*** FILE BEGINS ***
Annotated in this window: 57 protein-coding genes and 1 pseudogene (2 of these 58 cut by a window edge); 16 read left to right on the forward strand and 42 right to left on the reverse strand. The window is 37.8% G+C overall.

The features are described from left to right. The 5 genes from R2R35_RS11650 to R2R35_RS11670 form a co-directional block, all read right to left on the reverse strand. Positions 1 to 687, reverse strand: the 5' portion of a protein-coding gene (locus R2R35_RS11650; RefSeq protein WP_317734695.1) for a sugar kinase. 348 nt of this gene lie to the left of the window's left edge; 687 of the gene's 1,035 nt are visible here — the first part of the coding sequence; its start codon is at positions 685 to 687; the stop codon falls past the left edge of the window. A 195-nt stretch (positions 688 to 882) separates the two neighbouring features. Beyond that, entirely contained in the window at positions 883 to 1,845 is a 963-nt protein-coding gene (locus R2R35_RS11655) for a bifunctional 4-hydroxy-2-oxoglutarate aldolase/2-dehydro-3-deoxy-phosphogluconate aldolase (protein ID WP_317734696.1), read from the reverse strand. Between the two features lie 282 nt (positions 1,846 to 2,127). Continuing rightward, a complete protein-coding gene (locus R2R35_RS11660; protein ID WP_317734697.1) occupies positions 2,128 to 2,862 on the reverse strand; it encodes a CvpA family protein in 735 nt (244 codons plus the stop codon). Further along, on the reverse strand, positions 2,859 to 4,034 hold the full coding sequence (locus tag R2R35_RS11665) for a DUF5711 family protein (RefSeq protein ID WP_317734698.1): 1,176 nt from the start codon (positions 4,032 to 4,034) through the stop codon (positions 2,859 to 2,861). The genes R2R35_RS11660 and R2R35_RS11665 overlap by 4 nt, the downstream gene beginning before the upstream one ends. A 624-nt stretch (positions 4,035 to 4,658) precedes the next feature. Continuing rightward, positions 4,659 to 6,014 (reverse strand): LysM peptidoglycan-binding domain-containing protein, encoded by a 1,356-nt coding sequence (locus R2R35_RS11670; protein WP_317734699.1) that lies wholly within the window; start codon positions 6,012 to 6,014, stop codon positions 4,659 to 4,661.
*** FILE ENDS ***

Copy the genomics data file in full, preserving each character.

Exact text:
Annotated in this window: 57 protein-coding genes and 1 pseudogene (2 of these 58 cut by a window edge); 16 read left to right on the forward strand and 42 right to left on the reverse strand. The window is 37.8% G+C overall.

The features are described from left to right. The 5 genes from R2R35_RS11650 to R2R35_RS11670 form a co-directional block, all read right to left on the reverse strand. Positions 1 to 687, reverse strand: the 5' portion of a protein-coding gene (locus R2R35_RS11650; RefSeq protein WP_317734695.1) for a sugar kinase. 348 nt of this gene lie to the left of the window's left edge; 687 of the gene's 1,035 nt are visible here — the first part of the coding sequence; its start codon is at positions 685 to 687; the stop codon falls past the left edge of the window. A 195-nt stretch (positions 688 to 882) separates the two neighbouring features. Beyond that, entirely contained in the window at positions 883 to 1,845 is a 963-nt protein-coding gene (locus R2R35_RS11655) for a bifunctional 4-hydroxy-2-oxoglutarate aldolase/2-dehydro-3-deoxy-phosphogluconate aldolase (protein ID WP_317734696.1), read from the reverse strand. Between the two features lie 282 nt (positions 1,846 to 2,127). Continuing rightward, a complete protein-coding gene (locus R2R35_RS11660; protein ID WP_317734697.1) occupies positions 2,128 to 2,862 on the reverse strand; it encodes a CvpA family protein in 735 nt (244 codons plus the stop codon). Further along, on the reverse strand, positions 2,859 to 4,034 hold the full coding sequence (locus tag R2R35_RS11665) for a DUF5711 family protein (RefSeq protein ID WP_317734698.1): 1,176 nt from the start codon (positions 4,032 to 4,034) through the stop codon (positions 2,859 to 2,861). The genes R2R35_RS11660 and R2R35_RS11665 overlap by 4 nt, the downstream gene beginning before the upstream one ends. A 624-nt stretch (positions 4,035 to 4,658) precedes the next feature. Continuing rightward, positions 4,659 to 6,014 (reverse strand): LysM peptidoglycan-binding domain-containing protein, encoded by a 1,356-nt coding sequence (locus R2R35_RS11670; protein WP_317734699.1) that lies wholly within the window; start codon positions 6,012 to 6,014, stop codon positions 4,659 to 4,661.